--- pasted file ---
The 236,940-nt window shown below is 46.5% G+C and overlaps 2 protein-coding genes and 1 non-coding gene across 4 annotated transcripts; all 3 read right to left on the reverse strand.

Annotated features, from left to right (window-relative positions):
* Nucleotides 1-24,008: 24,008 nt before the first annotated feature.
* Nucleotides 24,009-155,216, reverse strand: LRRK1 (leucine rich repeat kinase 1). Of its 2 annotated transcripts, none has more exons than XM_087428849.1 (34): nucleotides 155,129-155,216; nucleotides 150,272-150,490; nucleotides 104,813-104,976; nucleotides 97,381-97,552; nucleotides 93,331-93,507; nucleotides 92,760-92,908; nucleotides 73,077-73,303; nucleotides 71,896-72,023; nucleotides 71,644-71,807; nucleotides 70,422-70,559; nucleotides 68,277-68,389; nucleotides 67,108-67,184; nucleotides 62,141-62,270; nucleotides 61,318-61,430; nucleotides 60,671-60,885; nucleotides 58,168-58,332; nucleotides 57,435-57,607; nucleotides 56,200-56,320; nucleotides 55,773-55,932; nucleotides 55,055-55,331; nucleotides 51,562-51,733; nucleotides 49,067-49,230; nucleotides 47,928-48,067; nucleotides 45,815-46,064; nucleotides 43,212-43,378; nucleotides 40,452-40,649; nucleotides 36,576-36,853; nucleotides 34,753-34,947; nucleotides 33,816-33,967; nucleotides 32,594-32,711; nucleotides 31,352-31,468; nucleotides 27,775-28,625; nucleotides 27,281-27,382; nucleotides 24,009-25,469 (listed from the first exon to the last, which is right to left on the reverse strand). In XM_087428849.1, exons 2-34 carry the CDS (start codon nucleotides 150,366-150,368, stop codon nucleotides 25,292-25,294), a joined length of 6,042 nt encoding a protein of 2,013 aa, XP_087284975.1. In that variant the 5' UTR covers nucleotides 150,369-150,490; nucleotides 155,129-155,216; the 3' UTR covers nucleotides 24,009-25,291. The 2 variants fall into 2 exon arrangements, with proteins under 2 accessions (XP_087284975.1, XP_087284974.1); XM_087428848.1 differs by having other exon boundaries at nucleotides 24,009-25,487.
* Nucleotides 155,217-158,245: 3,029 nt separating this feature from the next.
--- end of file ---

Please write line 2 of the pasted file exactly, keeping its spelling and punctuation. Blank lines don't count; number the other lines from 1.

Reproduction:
Annotated features, from left to right (window-relative positions):